Taxi Law Change 'Puts Women At Higher Risk'
Women could be placed at a higher risk of assault because of Government plans to allow minicab drivers to lend their private-hire vehicles to family and friends when they are off duty, it has been warned.
The Local Government Association and charities are calling for the plans - which have been introduced into the deregulation bill - to be halted.
They say the reform was slipped into the legislation at the "eleventh hour" with "little consultation". They want the clause deleted - a move being supported by the Labour party.
The law already exists in London but this change will apply to the rest of England and Wales.
At present minicabs outside the capital can only be legally driven by someone licensed through the council - who has undergone criminal, medical and background checks.
But under the new law, drivers will be able to loan their cars to anyone they choose. The idea is to help drivers by allowing family members to use their cars - as many can't afford a second vehicle.
But campaigners say it could be used by sexual predators to target victims. "We know that posing as a legitimate minicab driver is the preferred method of some quite dangerous sexual predators and we know that from the statistics in London where sexual assaults by bogus minicab drivers are worryingly high," said Rachel Griffin, director of the Suzy Lamplugh trust - which campaigns for better personal safety.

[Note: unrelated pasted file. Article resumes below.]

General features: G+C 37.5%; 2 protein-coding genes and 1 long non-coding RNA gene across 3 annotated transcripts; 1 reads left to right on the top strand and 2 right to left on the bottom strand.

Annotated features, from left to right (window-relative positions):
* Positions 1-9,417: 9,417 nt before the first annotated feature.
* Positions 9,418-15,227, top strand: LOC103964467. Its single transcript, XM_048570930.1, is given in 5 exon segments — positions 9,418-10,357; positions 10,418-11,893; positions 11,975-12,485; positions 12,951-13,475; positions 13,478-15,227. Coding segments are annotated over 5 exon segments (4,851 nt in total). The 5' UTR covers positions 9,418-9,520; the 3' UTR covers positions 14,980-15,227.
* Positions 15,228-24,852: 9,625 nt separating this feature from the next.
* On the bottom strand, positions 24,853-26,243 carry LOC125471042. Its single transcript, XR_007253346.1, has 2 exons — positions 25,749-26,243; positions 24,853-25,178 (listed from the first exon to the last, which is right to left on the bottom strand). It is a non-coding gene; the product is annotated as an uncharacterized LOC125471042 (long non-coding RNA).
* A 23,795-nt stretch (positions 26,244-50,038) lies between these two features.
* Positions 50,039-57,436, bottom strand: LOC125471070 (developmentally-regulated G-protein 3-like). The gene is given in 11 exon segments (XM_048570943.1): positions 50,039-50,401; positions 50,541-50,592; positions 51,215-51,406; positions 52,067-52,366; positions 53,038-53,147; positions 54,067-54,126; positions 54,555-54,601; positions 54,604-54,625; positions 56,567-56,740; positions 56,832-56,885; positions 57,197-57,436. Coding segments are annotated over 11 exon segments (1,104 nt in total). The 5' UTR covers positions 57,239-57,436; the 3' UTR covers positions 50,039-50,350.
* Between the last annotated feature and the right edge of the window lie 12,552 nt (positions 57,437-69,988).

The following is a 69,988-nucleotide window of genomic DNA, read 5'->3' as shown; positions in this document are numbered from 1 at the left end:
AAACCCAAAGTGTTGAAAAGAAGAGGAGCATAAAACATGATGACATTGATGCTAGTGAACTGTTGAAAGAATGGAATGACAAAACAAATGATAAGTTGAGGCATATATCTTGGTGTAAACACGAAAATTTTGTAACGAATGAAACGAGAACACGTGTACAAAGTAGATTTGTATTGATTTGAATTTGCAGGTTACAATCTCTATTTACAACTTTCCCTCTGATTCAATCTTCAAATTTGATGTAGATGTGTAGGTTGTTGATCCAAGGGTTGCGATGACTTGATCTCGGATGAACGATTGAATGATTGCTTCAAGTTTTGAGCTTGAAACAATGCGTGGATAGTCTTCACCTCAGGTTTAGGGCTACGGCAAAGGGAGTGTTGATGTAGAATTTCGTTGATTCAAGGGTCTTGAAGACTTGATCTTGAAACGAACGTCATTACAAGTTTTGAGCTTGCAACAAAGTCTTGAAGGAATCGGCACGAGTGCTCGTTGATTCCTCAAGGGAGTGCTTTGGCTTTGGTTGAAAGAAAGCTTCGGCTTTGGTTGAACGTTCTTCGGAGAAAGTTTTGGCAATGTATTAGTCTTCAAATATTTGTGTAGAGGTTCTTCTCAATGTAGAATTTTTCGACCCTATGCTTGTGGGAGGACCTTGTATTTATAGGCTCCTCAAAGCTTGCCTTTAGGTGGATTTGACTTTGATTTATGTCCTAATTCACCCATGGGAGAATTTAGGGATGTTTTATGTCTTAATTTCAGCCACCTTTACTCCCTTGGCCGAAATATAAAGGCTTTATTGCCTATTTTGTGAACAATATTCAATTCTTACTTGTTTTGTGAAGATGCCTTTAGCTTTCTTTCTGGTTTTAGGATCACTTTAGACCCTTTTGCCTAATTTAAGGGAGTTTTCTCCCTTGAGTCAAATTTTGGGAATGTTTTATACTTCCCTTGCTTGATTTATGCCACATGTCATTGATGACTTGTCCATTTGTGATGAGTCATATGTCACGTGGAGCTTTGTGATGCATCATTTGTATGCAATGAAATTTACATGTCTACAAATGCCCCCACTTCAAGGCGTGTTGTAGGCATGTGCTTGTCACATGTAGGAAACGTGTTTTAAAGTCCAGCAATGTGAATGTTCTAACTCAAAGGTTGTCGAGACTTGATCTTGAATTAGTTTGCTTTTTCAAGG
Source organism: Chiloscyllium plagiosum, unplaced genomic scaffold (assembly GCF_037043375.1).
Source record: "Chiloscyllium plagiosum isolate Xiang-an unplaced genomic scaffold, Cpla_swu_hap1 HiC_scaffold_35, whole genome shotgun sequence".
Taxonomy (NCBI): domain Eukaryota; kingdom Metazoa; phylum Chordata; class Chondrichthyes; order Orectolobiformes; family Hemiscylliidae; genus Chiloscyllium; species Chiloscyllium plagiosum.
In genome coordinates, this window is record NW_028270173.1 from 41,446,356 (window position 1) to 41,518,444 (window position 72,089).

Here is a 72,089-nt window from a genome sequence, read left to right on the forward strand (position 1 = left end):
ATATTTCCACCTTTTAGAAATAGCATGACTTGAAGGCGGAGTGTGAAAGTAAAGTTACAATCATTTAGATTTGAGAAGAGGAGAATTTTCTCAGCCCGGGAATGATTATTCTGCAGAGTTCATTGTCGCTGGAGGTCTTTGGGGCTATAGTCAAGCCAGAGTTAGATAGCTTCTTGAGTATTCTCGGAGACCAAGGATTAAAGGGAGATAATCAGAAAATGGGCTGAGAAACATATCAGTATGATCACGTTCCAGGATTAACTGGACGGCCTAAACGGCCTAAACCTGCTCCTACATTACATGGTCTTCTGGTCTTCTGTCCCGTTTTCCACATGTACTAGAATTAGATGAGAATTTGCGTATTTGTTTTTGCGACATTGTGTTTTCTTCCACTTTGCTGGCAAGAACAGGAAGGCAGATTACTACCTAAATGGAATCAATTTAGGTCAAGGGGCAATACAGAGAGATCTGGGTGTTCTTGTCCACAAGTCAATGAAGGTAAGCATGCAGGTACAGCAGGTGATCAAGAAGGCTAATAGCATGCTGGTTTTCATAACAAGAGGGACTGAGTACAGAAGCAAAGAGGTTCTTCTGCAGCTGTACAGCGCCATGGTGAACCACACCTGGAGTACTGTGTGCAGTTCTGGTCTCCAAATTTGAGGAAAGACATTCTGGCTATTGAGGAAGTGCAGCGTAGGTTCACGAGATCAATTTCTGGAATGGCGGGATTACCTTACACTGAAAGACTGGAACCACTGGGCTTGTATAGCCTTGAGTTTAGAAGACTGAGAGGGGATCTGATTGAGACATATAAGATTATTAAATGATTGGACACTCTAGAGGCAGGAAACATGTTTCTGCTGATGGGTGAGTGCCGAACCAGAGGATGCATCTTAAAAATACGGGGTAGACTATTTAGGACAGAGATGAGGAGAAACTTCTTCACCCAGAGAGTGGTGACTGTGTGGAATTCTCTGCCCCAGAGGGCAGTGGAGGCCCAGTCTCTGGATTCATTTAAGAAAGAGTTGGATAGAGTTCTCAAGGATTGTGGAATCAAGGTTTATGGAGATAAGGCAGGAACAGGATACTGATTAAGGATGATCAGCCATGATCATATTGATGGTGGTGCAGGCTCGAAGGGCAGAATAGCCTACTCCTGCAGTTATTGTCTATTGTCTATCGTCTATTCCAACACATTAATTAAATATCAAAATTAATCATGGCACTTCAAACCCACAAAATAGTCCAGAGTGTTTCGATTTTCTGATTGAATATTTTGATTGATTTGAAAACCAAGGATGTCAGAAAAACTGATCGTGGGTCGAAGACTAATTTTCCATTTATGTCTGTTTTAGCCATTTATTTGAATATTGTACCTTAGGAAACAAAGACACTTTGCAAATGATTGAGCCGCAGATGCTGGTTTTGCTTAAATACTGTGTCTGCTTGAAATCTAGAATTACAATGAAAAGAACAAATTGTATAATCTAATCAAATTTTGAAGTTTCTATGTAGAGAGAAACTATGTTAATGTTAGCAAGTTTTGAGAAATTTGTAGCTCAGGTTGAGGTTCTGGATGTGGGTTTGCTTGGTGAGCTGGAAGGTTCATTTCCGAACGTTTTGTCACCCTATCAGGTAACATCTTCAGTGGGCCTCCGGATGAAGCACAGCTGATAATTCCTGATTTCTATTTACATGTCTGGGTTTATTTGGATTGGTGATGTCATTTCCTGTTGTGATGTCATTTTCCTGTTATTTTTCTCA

Councillor David Simmonds, of the LGA, added: "If we are seeing licenced vehicles that may be driven by someone other than the legitimate driver you won't know when you come out of a nightclub late at night perhaps after a few drinks whether the person who is driving that cab... is someone you can trust."
The fear is that unlicensed drivers will target vulnerable individuals who are frail or drunk using the vehicles.
Ministers say the change has been tried and tested in London. But the LGA says unlicensed vehicles are the scourge of the capital.
There were taxi-related sexual assaults across Britain last year including in places such as Cardiff, Birmingham and Nottingham. There were 37 in Manchester. In London there were 71 between April and November. The figures are not collected everywhere, so not available in comparable form.
Campaigners are asking why they can't simply allow drivers to nominate one other driver within their family, rather than having a free for all.
Transport Minister Baroness Kramer said: "The Deregulation Bill will not put taxi passengers at risk and drivers will continue to have their backgrounds routinely checked. Councils will have strong tools to assess drivers' and operators' suitability and to carry out enforcement activity.
"The Disclosure and Barring Service will allow licensing authorities to discover any new convictions during the lifetime of a driver's licence."